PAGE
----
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Worry is associated with robust reductions in heart rate variability: a transdiagnostic study of anxiety psychopathology

Overview of attention for article published in BMC Psychology, June 2016
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  • In the top 25% of all research outputs scored by Altmetric
  • High Attention Score compared to outputs of the same age (82nd percentile)

Mentioned by

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17 tweeters
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2 Facebook pages

Citations

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45 Dimensions

Readers on

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167 Mendeley
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Title
Worry is associated with robust reductions in heart rate variability: a transdiagnostic study of anxiety psychopathology
Published in
BMC Psychology, June 2016
DOI 10.1186/s40359-016-0138-z
Pubmed ID
Authors

John A. Chalmers, James A. J. Heathers, Maree J. Abbott, Andrew H. Kemp, Daniel S. Quintana

Abstract

Individuals with anxiety disorders display reduced resting-state heart rate variability (HRV), although findings have been contradictory and the role of specific symptoms has been less clear. It is possible that HRV reductions may transcend diagnostic categories, consistent with dimensional-trait models of psychopathology. Here we investigated whether anxiety disorders or symptoms of anxiety, stress, worry and depression are more strongly associated with resting-state HRV. Resting-state HRV was calculated in participants with clinical anxiety (n = 25) and healthy controls (n = 58). Symptom severity measures of worry, anxiety, stress, and depression were also collected from participants, regardless of diagnosis. Participants who fulfilled DSM-IV criteria for an anxiety disorder displayed diminished HRV, a difference at trend level significance (p = .1, Hedges' g = -.37, BF10 = .84). High worriers (Total n = 41; n = 22 diagnosed with an anxiety disorder and n = 19 not meeting criteria for any psychopathology) displayed a robust reduction in resting state HRV relative to low worriers (p = .001, Hedges' g = -.75, BF10 = 28.16). The specific symptom of worry - not the diagnosis of an anxiety disorder - was associated with the most robust reductions in HRV, indicating that HRV may provide a transdiagnostic biomarker of worry. These results enhance understanding of the relationship between the cardiac autonomic nervous system and anxiety psychopathology, providing support for dimensional-trait models consistent with the Research Domain Criteria framework.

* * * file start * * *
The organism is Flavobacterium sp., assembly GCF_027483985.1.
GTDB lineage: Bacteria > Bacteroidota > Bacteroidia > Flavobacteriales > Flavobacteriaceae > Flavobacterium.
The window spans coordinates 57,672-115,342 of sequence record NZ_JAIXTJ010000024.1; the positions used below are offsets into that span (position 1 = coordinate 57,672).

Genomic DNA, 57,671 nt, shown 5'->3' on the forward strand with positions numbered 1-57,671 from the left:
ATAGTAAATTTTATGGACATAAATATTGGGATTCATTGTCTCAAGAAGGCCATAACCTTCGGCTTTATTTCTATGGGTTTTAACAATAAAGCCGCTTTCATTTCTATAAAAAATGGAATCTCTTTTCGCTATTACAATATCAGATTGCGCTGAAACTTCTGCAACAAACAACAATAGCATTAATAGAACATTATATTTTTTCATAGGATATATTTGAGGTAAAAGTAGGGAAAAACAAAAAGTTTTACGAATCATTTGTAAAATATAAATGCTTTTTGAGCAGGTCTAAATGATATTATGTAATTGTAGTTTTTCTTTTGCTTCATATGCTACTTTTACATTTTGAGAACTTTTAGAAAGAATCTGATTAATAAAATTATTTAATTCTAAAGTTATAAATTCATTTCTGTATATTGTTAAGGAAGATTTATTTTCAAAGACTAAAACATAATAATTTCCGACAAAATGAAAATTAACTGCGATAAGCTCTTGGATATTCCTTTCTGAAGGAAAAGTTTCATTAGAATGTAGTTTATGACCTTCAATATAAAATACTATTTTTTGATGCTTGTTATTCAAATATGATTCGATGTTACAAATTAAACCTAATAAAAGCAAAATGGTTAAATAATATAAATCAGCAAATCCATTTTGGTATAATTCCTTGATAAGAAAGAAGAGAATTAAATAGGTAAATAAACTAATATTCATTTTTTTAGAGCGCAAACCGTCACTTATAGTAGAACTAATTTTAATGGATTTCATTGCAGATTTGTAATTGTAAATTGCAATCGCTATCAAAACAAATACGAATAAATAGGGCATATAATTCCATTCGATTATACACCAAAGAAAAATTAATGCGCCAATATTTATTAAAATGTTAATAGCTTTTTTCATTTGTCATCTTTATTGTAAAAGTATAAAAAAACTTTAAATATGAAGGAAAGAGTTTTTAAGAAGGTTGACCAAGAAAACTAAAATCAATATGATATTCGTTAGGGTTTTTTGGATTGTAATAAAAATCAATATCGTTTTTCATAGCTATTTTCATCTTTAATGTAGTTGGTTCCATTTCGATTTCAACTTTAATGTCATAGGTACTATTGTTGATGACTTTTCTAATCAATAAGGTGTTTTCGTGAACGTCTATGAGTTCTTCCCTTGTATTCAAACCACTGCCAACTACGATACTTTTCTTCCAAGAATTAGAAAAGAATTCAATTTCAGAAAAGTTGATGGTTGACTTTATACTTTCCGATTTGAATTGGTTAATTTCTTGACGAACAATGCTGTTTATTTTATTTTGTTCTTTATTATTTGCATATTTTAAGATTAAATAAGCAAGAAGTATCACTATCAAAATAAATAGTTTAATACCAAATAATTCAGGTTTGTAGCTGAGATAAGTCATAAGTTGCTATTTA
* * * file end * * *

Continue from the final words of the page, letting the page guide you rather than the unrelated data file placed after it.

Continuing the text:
Twitter Demographics

The data shown below were collected from the profiles of 17 tweeters who shared this research output. Click here to find out more about how the information was compiled.

Mendeley readers

The data shown below were compiled from readership statistics for 167 Mendeley readers of this research output. Click here to see the associated Mendeley record.

Geographical breakdown

Country Count As %
Spain 1 <1%
Croatia 1 <1%
Germany 1 <1%
Unknown 164 98%

Demographic breakdown

Readers by professional status Count As %
Student > Ph. D. Student 33 20%
Student > Master 23 14%
Researcher 23 14%
Student > Bachelor 18 11%
Student > Doctoral Student 12 7%
Other 35 21%
Unknown 23 14%
Readers by discipline Count As %
Psychology 67 40%
Medicine and Dentistry 19 11%
Neuroscience 12 7%
Nursing and Health Professions 9 5%
Computer Science 4 2%
Other 17 10%
Unknown 39 23%

Attention Score in Context

This research output has an Altmetric Attention Score of 10. This is our high-level measure of the quality and quantity of online attention that it has received. This Attention Score, as well as the ranking and number of research outputs shown below, was calculated when the research output was last mentioned on 09 July 2016.
All research outputs
#2,084,648
of 15,878,730 outputs
Outputs from BMC Psychology
#111
of 382 outputs
Outputs of similar age
#46,044
of 269,760 outputs
Outputs of similar age from BMC Psychology
#1
of 1 outputs
Altmetric has tracked 15,878,730 research outputs across all sources so far. Compared to these this one has done well and is in the 86th percentile: it's in the top 25% of all research outputs ever tracked by Altmetric.
So far Altmetric has tracked 382 research outputs from this source. They typically receive a lot more attention than average, with a mean Attention Score of 20.6. This one has gotten more attention than average, scoring higher than 70% of its peers.
Older research outputs will score higher simply because they've had more time to accumulate mentions. To account for age we can compare this Altmetric Attention Score to the 269,760 tracked outputs that were published within six weeks on either side of this one in any source. This one has done well, scoring higher than 82% of its contemporaries.
We're also able to compare this research output to 1 others from the same source and published within six weeks on either side of this one. This one has scored higher than all of them